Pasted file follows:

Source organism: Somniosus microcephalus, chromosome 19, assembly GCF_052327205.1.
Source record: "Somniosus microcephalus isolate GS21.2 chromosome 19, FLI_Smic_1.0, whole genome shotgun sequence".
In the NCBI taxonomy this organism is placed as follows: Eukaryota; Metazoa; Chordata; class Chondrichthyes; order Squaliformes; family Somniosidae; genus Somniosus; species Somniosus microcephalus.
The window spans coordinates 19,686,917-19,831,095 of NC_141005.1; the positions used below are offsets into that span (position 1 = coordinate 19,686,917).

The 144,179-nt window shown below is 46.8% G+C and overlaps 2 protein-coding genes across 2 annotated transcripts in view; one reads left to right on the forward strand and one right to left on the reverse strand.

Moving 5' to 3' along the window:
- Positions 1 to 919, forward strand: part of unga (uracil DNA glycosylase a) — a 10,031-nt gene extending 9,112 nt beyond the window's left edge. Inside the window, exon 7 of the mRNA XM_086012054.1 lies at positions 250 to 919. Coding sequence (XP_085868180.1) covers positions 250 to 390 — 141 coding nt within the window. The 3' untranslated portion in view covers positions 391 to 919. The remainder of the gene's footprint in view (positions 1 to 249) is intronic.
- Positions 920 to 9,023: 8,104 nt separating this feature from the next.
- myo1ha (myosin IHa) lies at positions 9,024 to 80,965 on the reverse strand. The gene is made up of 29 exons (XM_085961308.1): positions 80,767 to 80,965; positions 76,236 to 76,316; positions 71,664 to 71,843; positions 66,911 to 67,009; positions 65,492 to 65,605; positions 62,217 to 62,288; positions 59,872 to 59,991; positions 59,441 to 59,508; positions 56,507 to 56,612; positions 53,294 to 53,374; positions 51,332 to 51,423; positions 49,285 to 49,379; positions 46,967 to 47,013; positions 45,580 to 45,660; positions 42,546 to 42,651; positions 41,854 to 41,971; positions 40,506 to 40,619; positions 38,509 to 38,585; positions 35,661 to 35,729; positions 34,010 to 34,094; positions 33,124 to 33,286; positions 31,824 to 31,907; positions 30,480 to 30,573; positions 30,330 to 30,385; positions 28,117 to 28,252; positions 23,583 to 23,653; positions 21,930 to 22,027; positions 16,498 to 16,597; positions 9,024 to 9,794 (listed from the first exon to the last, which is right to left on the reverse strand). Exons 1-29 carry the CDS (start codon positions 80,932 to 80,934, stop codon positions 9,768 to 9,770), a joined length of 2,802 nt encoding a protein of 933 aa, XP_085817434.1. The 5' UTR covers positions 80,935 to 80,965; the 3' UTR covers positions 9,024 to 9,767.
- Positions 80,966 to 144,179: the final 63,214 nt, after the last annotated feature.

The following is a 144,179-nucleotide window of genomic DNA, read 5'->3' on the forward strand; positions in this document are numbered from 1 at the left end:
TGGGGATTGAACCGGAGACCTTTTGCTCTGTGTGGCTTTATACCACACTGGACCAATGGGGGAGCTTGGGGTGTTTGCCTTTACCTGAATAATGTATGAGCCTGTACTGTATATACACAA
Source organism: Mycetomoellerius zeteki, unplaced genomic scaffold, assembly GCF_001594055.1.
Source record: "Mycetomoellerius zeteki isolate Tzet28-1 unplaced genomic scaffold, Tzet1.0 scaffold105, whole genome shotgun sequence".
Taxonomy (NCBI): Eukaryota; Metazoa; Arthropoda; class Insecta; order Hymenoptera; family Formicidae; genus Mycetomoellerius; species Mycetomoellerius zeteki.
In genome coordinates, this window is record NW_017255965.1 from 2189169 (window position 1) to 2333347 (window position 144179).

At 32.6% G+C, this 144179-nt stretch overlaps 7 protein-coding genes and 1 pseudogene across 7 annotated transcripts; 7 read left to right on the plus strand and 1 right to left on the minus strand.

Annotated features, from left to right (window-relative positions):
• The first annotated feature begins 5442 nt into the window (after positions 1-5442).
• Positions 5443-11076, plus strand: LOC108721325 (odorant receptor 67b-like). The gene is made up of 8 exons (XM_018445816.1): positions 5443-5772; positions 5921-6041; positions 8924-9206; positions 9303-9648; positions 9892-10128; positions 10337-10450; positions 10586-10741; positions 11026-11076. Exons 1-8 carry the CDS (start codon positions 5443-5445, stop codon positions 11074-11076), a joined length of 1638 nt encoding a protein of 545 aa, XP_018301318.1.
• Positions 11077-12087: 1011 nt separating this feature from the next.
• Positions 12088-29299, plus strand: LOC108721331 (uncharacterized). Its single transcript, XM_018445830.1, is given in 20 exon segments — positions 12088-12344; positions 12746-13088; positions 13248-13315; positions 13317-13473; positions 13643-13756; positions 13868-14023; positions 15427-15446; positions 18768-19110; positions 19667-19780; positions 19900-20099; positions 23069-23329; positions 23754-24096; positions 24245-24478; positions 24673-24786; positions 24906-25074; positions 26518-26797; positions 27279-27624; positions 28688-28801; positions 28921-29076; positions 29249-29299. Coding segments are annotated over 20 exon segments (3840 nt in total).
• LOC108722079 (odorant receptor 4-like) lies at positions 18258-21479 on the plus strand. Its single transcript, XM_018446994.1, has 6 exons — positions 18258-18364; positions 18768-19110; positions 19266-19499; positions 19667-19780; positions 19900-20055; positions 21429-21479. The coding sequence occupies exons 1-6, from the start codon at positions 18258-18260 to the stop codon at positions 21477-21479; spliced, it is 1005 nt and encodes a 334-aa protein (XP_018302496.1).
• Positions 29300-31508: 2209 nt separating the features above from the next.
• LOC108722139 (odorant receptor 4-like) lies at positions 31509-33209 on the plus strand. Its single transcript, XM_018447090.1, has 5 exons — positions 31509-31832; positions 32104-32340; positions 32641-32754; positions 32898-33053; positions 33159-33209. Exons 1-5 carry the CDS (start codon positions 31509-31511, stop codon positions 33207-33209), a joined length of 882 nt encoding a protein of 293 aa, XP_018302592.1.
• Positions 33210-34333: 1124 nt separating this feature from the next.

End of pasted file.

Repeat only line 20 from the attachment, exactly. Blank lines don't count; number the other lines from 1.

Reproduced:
• Positions 5443-11076, plus strand: LOC108721325 (odorant receptor 67b-like). The gene is made up of 8 exons (XM_018445816.1): positions 5443-5772; positions 5921-6041; positions 8924-9206; positions 9303-9648; positions 9892-10128; positions 10337-10450; positions 10586-10741; positions 11026-11076. Exons 1-8 carry the CDS (start codon positions 5443-5445, stop codon positions 11074-11076), a joined length of 1638 nt encoding a protein of 545 aa, XP_018301318.1.